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October – Week 1 – too much to keep up with!

October 8, 2016

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Work continued on the back Deck this week.  Once the decking was all in place, it was time to get the railings installed.  They also put in the permanent column at the corner of the porch roof so we don’t have to rely on 2×6’s to prop it up anymore. dsc_0052 The masons were also there to get the brick up around the pressure treated posts so it looks like we have structural brick piers supporting the deck.dsc_0005 Now that the railings are in place you can see better how the deck steps down behind the porch roof.  It has a nice appearance from the front/side of the house.dsc_0010The railings are all in except for where the steps will go down to the grade.  Next they will build the landing and steps down to it – hopefully next week.
dsc_0054 We’re starting to concentrate on the water source for the pond and how that is going to work.  The idea is to create a small pond up by the side of the deck where the water will be piped.  We’ll plant it with ‘bog plants’ and the water will flow down from that pond through a ‘stream’ to a waterfall structure where it will fall into the pond.  Here is a pallet roughly in the place where the upper pond will go and boards showing the basic form of the stream.  It all serves to help us visualize how it will work.dsc_0060This photo is taken from below with the future waterfall in the foreground, looking up toward the stream.  You can see that we’ve built up the area a good bit to create the vertical drop that we’ll need for the water to fall into the pond.dsc_0012Also this week we were able to get the slab poured for the pond equipment and the pond guys came right away, set the equipment in place and got most of it all plumbed.  Next we’ll need to continue with the block wall to raise the ground some more for the upper pond to be at the right level.  On the right side we will have steps down to a gate so we can get in to access the equipment.dsc_0045 Around front, we’ve decided to add a brick edging for the driveway and have poured a concrete base for the pavers that will go there.  At the same time we had them pour the base for the walkway to the front Porch.dsc_0046Here’s a better view of the shape of walkway.  The dirty area at the bottom of the walkway is actually the driveway slab.  Once we get the dirty stuff wrapped up, a good pressure washing will make it look as good as new (we hope).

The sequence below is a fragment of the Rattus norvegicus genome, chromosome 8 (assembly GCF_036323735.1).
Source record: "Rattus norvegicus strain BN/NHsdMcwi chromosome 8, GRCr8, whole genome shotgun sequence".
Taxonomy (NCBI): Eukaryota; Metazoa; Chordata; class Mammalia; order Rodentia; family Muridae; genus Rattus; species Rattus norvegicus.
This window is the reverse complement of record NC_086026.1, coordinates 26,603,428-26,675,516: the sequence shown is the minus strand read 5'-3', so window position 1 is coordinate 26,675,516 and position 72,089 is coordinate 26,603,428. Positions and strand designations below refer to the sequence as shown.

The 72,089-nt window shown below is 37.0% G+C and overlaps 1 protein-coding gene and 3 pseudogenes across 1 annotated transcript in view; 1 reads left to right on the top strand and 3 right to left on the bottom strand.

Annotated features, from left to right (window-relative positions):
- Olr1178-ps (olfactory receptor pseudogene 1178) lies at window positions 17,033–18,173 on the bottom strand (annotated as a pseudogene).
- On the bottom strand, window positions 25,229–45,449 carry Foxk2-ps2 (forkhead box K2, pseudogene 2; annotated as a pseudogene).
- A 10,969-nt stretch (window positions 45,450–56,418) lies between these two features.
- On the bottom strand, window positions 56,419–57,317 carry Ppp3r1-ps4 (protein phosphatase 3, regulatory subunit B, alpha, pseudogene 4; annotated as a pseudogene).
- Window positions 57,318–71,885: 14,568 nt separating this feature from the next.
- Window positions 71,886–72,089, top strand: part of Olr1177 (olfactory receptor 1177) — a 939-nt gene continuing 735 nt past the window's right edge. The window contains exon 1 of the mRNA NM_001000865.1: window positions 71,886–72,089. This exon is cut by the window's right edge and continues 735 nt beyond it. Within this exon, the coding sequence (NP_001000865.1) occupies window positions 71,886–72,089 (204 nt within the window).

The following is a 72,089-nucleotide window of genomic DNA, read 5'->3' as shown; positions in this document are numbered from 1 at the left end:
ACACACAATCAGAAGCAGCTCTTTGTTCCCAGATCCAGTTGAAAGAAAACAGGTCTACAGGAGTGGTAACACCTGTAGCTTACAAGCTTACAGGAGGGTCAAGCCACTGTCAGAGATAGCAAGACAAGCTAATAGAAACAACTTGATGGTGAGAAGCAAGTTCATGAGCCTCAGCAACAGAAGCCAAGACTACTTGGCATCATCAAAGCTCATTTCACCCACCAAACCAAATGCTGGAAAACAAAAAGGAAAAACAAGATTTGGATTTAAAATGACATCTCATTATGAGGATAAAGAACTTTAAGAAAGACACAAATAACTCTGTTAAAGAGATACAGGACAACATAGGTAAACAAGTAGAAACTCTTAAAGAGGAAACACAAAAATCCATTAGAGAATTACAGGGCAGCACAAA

dsc_0024 We wanted the Front Porch to have tongue-and-groove deck boards like a hundred year old house would have had originally.  Normally they would be painted and that requires a lot of maintenance, so we looked for options.  We decided to use an exotic hardwood called Tigerwood – similar to Ipe, but it has a more interesting grain pattern and is a good bit less expensive.
dsc_0025It requires an oil finish and not much maintenance beyond that.  Being a hardwood, it does require pre-drilling all the holes, but Clint got the hang of it pretty quickly and before too long, he had a good start on getting it done.dsc_0046 Meanwhile our painter was working inside.  Our plan is to stain the interior doors and all the window sashes to match the color that we are using for the exterior doors.  The problem is that the front door is made of Red Oak, the back doors to the deck are made of Fir, and all the interior doors and window sashes are Pine.  In addition, being a softwood, pine absorbs stain differently than hardwoods and requires quite a bit of preparation before it acts properly.  We did much research and tested several methods before settling on one that we were pleased with.  Above are the doors for the upstairs area all stained and ready for polyurethane.  All things considered, they are turning out great.dsc_0051Here are some of the doors for the First Floor.dsc_0073 Guy, our electrician also had his crew hard at work this week.  We overshot our budget on light fixtures in order to make the house look as authentic as possible.  This fixture in the Kitchen over the island has a bit of a medieval look to it – which was very common in the Arts & Crafts era.  We also love the small schoolhouse type fixture over the Kitchen sink – back by the window.dsc_0076 This fixture hangs over the Dining table and has beautiful colors when lit (see the top photo for this blog).dsc_0029 This fixture in the Family Room is made with wood and stained glass and brings in some of the colors that we are using in our furnishings.dsc_0044 Over the main stair is this dropped schoolhouse fixture which can be turned on from below or above the stairs.  We also got the projection screen installed in the ceiling which will be used for our ‘Media Room’ use of the Loft.  Tom and Andrew temporarily wired it up just to make sure it worked.  dsc_0040If you’ve ever been in an old house or building from the early days of electricity, you may remember push-button switches for the lights.  They were very common in the early 1900’s before toggle switches became the norm.  We decided to splurge and go with them for most of the house – and here are three lined up in the Master Bedroom.  They’ll have oil-rubbed bronze cover plates to finish off the look.

Next week we anticipate more progress with these same items as well as a few more.  Hopefully we’ll have our trim/built-in guys back with more to show, as well as a new subcontractor here to install the gutters.

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